The palaeobiogeographical aspects of the genera included herein suggest a clear proto-Mediterranean-Atlantic affinity. At the species level, Raphitoma cf. R. ringicula and Andonia sp. aff. A. transsylvanica have a Paratethyan origin, whereas Teretia cf. T. turritelloides belongs to the proto-Mediterranean realm. Additionally, Haedropleura sp. aff H. septangularis, Mangelia pseudorugulosa sp. nov., and Pyrgochythara turrispiralata sp. nov. show close morphological affinities to Neogene proto-Mediterranean—Atlantic taxa. These findings support the recent challenge to the supposed high endemism of the late Badenian Central Paratethys in favour of a more complex and intermingled pattern of communication between the Paratethys and neighbouring regions (Landau et al. 2013; Bartol et al. 2014, among others). Unfortunately, our sampling scheme, focusing on a relatively small geographic area coupled with a lack of species level systematization of the Conoidea in classical literature (which primarily focused on teleoconch shell characters and gave little information regarding protoconch features), hampers detailed paleogeographic reconstructions of the primary connections between the Paratethys and the Proto-Mediterranean through late Badenian (e.g., via the Slovenian Corridor and/or Axios Trench; see Bartol et al. 2014 for a detailed discussion on this topic). In order to move forward, we suggest a re-evaluation of historical samples of conoideans from central-eastern Europe utilising a more quantitatively-based approach in order to accurately reconstruct the palaeogeographic pattern of dispersal between Proto-Mediterranean and Paratethys thorough the Miocene.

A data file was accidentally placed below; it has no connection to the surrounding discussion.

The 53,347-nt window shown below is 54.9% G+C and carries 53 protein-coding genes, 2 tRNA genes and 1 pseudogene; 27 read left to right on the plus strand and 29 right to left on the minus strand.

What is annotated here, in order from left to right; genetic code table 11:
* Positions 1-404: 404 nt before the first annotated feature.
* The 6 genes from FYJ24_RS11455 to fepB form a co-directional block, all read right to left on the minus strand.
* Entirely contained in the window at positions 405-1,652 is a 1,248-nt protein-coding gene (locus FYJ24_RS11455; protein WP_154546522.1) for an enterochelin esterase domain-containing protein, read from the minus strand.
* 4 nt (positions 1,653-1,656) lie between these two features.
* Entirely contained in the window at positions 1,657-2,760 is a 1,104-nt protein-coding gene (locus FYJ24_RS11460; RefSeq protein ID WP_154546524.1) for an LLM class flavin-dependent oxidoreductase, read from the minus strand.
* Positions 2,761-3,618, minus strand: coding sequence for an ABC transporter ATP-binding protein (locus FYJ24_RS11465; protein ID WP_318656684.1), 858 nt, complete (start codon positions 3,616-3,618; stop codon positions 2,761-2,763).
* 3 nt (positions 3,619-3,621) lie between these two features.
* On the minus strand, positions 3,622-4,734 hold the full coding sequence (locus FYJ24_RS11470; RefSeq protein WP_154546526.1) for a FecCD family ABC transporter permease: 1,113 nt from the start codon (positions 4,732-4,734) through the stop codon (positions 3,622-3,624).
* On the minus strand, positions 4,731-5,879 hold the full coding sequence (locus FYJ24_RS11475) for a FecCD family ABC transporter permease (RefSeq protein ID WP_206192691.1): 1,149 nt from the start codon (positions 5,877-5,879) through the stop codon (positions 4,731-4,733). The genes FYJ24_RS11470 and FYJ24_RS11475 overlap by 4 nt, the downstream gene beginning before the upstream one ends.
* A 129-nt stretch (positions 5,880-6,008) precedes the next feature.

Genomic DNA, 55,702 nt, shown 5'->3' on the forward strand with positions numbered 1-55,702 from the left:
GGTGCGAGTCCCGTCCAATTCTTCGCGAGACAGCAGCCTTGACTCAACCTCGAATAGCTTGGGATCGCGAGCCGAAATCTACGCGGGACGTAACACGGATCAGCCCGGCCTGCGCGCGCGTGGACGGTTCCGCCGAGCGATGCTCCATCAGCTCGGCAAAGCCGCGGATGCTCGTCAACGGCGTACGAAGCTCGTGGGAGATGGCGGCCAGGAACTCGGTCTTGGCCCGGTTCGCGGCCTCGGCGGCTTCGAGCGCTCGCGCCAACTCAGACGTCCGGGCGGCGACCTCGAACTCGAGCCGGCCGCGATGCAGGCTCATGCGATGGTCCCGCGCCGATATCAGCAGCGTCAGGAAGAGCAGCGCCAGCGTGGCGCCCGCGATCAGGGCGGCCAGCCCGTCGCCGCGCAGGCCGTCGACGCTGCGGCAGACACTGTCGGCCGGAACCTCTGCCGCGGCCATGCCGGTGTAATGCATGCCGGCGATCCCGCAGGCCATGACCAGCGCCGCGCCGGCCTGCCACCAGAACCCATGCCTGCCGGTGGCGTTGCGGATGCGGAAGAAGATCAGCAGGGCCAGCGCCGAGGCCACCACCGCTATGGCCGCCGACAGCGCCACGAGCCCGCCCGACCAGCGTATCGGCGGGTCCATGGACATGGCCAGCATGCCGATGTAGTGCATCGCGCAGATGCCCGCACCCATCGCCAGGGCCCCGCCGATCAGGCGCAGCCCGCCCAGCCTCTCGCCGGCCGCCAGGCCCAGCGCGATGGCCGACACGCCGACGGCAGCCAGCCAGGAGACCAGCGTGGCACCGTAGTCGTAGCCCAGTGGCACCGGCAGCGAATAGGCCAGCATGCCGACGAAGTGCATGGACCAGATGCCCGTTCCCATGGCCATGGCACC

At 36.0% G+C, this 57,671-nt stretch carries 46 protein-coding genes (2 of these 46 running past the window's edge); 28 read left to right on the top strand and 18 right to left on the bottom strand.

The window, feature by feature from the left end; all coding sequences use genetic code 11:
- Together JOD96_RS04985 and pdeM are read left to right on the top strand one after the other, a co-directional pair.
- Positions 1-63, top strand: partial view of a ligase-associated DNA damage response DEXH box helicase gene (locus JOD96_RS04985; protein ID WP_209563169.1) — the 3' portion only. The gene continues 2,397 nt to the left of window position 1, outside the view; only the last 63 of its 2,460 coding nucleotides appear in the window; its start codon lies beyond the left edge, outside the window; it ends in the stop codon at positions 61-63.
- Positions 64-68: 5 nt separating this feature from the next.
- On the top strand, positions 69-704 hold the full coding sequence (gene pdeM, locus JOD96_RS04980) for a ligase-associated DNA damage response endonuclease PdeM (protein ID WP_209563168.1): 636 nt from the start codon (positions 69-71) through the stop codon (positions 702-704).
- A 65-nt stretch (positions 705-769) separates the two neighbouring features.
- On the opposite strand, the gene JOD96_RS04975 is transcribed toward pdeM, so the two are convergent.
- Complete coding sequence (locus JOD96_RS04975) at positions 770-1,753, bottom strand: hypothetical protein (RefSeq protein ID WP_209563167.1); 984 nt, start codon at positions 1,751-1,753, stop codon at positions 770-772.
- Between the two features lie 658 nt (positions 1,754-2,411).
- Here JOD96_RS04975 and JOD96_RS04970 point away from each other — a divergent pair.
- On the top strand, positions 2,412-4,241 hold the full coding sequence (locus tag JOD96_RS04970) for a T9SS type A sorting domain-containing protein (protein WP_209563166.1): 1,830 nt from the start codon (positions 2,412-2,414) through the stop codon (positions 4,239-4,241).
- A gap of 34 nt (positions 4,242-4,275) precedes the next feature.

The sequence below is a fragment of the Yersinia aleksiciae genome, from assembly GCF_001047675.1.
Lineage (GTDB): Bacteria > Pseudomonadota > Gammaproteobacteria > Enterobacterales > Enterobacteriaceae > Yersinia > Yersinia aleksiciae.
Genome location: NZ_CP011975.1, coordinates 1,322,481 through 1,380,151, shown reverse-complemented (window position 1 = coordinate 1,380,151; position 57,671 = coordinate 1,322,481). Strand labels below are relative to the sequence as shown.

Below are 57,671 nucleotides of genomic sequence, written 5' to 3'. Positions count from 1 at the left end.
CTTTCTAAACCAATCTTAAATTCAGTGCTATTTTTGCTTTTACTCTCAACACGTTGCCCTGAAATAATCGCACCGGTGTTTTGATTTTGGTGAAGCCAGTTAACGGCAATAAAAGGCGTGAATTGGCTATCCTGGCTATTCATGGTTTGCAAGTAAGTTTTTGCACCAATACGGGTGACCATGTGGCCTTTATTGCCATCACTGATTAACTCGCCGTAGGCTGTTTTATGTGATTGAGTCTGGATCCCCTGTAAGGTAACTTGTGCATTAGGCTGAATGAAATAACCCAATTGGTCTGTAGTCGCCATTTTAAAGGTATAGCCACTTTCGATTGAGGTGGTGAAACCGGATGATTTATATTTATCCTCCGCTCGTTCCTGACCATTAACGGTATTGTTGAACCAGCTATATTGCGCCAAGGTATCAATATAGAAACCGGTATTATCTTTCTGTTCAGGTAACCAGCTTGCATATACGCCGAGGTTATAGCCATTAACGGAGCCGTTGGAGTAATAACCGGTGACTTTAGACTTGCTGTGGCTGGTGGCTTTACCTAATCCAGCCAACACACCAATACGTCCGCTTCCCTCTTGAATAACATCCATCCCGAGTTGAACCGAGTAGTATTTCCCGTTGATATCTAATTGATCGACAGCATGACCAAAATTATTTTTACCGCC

We wish to thank Nadiia Odovychena (wife of one of the authors, BD) and her children (Roman and Liudmyla) for the support provided during the field research in Ukraine. Olga and Vitalij Anistratenko (IGS-NANU) for the support given during fieldwork in 2009. We are also indebted to Mathias Harzhauser (NHMW), Ronald Janssen (Senckenberg Research Institute and Natural History Museum Frankfurt a. Main, Germany); Daniele Onnezzano (MSNT), and Boris Sirenko (ZISP) for help with type material under their care. Sergio Raffi (Bologna University, Italy) for helpful discussions on this topic. We thank also Didier Merle (Muséum National d'Histoire Naturelle, Paris, France), Bernard Landau (Naturalis Biodiversity Center, Leiden, Netherlands) and an anonymous reviewer for their comments that improved this manuscript. This work was supported by Bologna University as part of Ricerca Fondamentale Orientala 2013 (coordinator: DS).


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    © 2016 D. Scarponi et al. This is an open-access article distributed under the terms of the Creative Commons Attribution License (for details please see http://creativecommons.Org/licenses/by/4.0/), which permits unrestricted use, distribution, and reproduction in any medium, provided the original author and source are credited.
    Daniele Scarponi, Giano Della Bella, Bruno Dell'Angelo, John Warren Huntley, and Maurizio Sosso "Middle Miocene Conoidean Gastropods from Western Ukraine (Paratethys): Integrative Taxonomy, Palaeoclimatogical and Palaeobiogeographical Implications," Acta Palaeontologica Polonica 61(2), (22 October 2015).
    Received: 12 February 2015; Accepted: 1 September 2015; Published: 22 October 2015